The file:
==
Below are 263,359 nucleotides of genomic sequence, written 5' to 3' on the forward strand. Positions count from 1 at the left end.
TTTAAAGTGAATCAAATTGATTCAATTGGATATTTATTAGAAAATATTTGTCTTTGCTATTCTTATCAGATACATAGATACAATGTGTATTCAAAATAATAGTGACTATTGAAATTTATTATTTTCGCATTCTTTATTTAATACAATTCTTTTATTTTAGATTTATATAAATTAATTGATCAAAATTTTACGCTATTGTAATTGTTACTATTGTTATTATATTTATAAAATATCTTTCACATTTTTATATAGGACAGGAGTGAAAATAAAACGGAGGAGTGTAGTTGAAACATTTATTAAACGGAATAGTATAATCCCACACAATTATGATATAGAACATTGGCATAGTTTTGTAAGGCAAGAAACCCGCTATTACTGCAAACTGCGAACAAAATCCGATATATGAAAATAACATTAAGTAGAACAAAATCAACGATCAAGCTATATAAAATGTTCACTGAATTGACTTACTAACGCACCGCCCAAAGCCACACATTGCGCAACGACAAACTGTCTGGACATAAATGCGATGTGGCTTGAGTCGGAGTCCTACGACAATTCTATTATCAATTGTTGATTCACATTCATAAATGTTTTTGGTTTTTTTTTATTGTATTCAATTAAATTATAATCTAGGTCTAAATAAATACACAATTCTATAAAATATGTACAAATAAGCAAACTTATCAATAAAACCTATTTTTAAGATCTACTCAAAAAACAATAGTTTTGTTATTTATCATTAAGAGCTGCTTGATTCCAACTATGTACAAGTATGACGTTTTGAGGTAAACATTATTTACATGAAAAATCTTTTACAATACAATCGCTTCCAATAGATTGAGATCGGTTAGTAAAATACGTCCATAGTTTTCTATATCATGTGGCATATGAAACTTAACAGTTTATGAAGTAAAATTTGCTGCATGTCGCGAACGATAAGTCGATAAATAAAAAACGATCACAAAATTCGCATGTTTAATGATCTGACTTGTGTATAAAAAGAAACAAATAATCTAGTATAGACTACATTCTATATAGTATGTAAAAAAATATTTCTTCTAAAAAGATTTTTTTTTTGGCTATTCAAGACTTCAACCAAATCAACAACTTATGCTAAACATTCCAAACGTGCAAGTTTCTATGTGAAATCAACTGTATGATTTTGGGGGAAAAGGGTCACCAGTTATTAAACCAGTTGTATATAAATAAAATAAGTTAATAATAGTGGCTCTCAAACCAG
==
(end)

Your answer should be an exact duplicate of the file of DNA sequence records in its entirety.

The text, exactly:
Below are 263,359 nucleotides of genomic sequence, written 5' to 3' on the forward strand. Positions count from 1 at the left end.
TTTAAAGTGAATCAAATTGATTCAATTGGATATTTATTAGAAAATATTTGTCTTTGCTATTCTTATCAGATACATAGATACAATGTGTATTCAAAATAATAGTGACTATTGAAATTTATTATTTTCGCATTCTTTATTTAATACAATTCTTTTATTTTAGATTTATATAAATTAATTGATCAAAATTTTACGCTATTGTAATTGTTACTATTGTTATTATATTTATAAAATATCTTTCACATTTTTATATAGGACAGGAGTGAAAATAAAACGGAGGAGTGTAGTTGAAACATTTATTAAACGGAATAGTATAATCCCACACAATTATGATATAGAACATTGGCATAGTTTTGTAAGGCAAGAAACCCGCTATTACTGCAAACTGCGAACAAAATCCGATATATGAAAATAACATTAAGTAGAACAAAATCAACGATCAAGCTATATAAAATGTTCACTGAATTGACTTACTAACGCACCGCCCAAAGCCACACATTGCGCAACGACAAACTGTCTGGACATAAATGCGATGTGGCTTGAGTCGGAGTCCTACGACAATTCTATTATCAATTGTTGATTCACATTCATAAATGTTTTTGGTTTTTTTTTATTGTATTCAATTAAATTATAATCTAGGTCTAAATAAATACACAATTCTATAAAATATGTACAAATAAGCAAACTTATCAATAAAACCTATTTTTAAGATCTACTCAAAAAACAATAGTTTTGTTATTTATCATTAAGAGCTGCTTGATTCCAACTATGTACAAGTATGACGTTTTGAGGTAAACATTATTTACATGAAAAATCTTTTACAATACAATCGCTTCCAATAGATTGAGATCGGTTAGTAAAATACGTCCATAGTTTTCTATATCATGTGGCATATGAAACTTAACAGTTTATGAAGTAAAATTTGCTGCATGTCGCGAACGATAAGTCGATAAATAAAAAACGATCACAAAATTCGCATGTTTAATGATCTGACTTGTGTATAAAAAGAAACAAATAATCTAGTATAGACTACATTCTATATAGTATGTAAAAAAATATTTCTTCTAAAAAGATTTTTTTTTTGGCTATTCAAGACTTCAACCAAATCAACAACTTATGCTAAACATTCCAAACGTGCAAGTTTCTATGTGAAATCAACTGTATGATTTTGGGGGAAAAGGGTCACCAGTTATTAAACCAGTTGTATATAAATAAAATAAGTTAATAATAGTGGCTCTCAAACCAG